Jordan Barab, deputy assistant secretary of labor for occupational safety and health riffed on OSHA’s theme as the “new sheriff in town” at the New Jersey Occupational Safety and Health Education Program (OSHEP) Conference held in East Brunswick, New Jersey Wednesday, February 24, 2010.

“I know you've all heard Secretary Solis' statement that "There's a new sheriff in town." Dr. Michaels and I take this phrase seriously. It isn't an abstract wish; it's a description of how OSHA is now working,” said Barab.

”We can see this new focus in the egregious citations OSHA recently issued to a chemical waste processing facility in Houston after it killed a worker in a terrible, preventable explosion - this employer's third fatality in less than a year. The proposed fine in this case is almost $1.5 million.

”In Pittsburg we cited a building contractor over half a million dollars after a worker was killed falling off the roof. We later found that workers had been asking for fall protection equipment and, although the employer had the equipment on hand, he refused to allow the workers to use it.

”Here in New Jersey, as a result of our National Emphasis Program for Refineries, OSHA issued citations to four refineries in the last year - totaling more than half a million dollars.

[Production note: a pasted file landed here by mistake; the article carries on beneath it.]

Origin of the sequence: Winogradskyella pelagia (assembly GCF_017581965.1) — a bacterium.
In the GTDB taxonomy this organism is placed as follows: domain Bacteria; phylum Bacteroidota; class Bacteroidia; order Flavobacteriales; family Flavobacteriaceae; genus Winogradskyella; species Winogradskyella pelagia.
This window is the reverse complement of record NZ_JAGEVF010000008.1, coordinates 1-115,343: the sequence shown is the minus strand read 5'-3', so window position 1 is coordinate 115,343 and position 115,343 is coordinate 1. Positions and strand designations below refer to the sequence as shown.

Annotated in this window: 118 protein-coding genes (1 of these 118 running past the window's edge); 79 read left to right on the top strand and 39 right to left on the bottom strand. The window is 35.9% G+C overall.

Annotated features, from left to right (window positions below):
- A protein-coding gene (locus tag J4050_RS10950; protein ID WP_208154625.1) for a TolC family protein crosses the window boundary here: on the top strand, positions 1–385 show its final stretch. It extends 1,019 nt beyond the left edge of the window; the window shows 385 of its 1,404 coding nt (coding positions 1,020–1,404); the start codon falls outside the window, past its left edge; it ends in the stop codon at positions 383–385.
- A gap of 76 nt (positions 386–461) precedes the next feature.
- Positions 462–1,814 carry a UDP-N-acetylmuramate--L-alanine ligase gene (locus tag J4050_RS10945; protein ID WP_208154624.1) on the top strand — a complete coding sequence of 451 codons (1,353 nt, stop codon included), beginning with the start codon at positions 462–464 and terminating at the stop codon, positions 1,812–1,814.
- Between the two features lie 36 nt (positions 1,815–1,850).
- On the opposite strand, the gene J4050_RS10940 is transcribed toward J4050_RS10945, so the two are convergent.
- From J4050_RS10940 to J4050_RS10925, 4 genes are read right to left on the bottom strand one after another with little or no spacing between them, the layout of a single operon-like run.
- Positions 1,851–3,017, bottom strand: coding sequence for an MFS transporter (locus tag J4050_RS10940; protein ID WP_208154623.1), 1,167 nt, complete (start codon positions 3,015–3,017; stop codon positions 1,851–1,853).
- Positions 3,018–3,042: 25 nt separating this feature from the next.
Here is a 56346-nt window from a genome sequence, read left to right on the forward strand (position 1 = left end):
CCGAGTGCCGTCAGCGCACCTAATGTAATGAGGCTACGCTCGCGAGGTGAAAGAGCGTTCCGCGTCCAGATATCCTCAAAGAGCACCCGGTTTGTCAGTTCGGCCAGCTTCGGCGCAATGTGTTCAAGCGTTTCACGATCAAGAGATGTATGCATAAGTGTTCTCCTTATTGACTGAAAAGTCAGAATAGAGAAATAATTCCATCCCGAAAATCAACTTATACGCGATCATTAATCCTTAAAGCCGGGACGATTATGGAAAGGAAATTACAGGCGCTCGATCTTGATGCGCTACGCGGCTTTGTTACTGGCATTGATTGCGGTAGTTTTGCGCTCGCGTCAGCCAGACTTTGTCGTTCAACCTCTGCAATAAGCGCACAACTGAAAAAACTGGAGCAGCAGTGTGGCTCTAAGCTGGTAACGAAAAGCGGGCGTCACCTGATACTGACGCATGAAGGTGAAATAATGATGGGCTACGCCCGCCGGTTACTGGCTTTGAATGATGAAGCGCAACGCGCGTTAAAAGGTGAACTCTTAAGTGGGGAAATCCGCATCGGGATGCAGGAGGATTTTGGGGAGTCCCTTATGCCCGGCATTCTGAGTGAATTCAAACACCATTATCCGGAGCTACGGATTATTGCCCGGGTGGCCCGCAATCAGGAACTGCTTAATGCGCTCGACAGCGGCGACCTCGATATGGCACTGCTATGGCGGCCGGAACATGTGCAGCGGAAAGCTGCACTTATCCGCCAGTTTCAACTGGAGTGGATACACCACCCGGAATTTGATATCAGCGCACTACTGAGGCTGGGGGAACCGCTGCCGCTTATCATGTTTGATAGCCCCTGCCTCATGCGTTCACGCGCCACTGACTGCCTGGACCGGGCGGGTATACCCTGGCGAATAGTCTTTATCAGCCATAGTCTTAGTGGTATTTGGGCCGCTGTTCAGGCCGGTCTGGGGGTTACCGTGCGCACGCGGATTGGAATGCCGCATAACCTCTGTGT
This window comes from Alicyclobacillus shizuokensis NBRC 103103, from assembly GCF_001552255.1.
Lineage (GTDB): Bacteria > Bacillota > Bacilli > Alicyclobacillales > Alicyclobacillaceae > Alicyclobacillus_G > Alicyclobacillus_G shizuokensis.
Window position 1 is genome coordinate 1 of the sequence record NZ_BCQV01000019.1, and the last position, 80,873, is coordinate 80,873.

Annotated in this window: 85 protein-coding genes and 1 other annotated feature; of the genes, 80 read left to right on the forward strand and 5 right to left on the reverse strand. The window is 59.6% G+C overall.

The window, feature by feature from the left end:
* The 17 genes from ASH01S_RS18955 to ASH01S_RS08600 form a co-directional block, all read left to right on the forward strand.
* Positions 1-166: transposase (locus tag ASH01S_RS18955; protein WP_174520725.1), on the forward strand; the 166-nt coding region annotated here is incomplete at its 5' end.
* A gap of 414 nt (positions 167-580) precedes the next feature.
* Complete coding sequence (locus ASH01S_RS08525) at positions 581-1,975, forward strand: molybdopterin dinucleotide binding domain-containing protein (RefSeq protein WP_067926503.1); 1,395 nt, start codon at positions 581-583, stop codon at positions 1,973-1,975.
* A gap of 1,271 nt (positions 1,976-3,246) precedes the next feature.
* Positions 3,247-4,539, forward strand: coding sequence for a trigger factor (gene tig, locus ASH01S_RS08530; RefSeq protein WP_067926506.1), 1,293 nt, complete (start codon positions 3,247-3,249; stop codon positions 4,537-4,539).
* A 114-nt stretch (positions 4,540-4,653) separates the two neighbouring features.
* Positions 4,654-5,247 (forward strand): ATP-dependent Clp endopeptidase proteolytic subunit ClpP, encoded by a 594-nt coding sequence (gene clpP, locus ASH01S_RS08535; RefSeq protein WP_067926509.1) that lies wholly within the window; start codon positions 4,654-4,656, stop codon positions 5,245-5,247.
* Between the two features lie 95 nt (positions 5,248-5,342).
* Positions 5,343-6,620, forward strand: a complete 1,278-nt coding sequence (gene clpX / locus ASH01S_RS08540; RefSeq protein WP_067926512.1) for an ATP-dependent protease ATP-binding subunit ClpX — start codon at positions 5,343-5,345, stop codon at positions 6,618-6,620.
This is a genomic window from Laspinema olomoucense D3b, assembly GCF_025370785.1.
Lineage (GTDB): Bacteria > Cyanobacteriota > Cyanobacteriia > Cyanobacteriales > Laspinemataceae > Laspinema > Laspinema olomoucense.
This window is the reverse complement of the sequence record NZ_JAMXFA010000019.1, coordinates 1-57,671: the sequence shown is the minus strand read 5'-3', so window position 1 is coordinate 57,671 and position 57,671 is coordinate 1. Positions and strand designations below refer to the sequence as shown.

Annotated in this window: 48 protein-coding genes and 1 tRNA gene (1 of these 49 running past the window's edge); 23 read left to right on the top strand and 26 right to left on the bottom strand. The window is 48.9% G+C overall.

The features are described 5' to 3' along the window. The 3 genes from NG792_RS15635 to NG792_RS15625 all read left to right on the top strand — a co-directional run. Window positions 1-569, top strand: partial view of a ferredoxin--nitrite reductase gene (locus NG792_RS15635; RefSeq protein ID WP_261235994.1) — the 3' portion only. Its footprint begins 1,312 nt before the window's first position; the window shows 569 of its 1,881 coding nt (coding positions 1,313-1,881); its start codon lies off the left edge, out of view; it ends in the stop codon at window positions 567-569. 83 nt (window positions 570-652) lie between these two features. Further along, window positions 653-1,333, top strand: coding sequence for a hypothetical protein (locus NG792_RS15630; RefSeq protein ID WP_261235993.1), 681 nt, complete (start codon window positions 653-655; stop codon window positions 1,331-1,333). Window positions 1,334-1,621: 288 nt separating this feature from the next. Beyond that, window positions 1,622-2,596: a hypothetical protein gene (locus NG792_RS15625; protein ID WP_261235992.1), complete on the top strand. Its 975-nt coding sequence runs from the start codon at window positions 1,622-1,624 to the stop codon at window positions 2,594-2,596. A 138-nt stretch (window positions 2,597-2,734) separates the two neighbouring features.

”It's unfortunate but true that we need to issue a sizable fine to get the attention of employers who do not respect the lives of their workers.

”If the threat of a fine isn't enough, we have other ways to drive home the point that employers need to obey the law. Last year, in conjunction with the U.S. Marshal's Service, we conducted the first-ever vehicle seizure in an OSHA whistleblower case. We seized a car from the president of Brocon Petroleum after the company failed to pay $7,500 in back wages to a former employee. The back wages were a result of a consent judgment filed in the U.S. District Court for the District of New Jersey to resolve a lawsuit filed by the U.S. Labor Department in March 2008. The vehicle was sold in an auction by the U.S. Marshals to recoup their costs. There was enough left over to pay the whistleblower and cover some of OSHA's costs as well.

”Under this administration, OSHA is returning to the original intent of the OSH Act. We're a regulatory and enforcement agency and we're going to act like it. We're also a public health regulatory and enforcement agency. Our authority stems directly from the need to prevent events and exposures that maim and kill American workers.

In other news, a shift in resources called for in next year's budget will enable OSHA to conduct more than 3,500 additional inspections in FY 2011, according to the agency.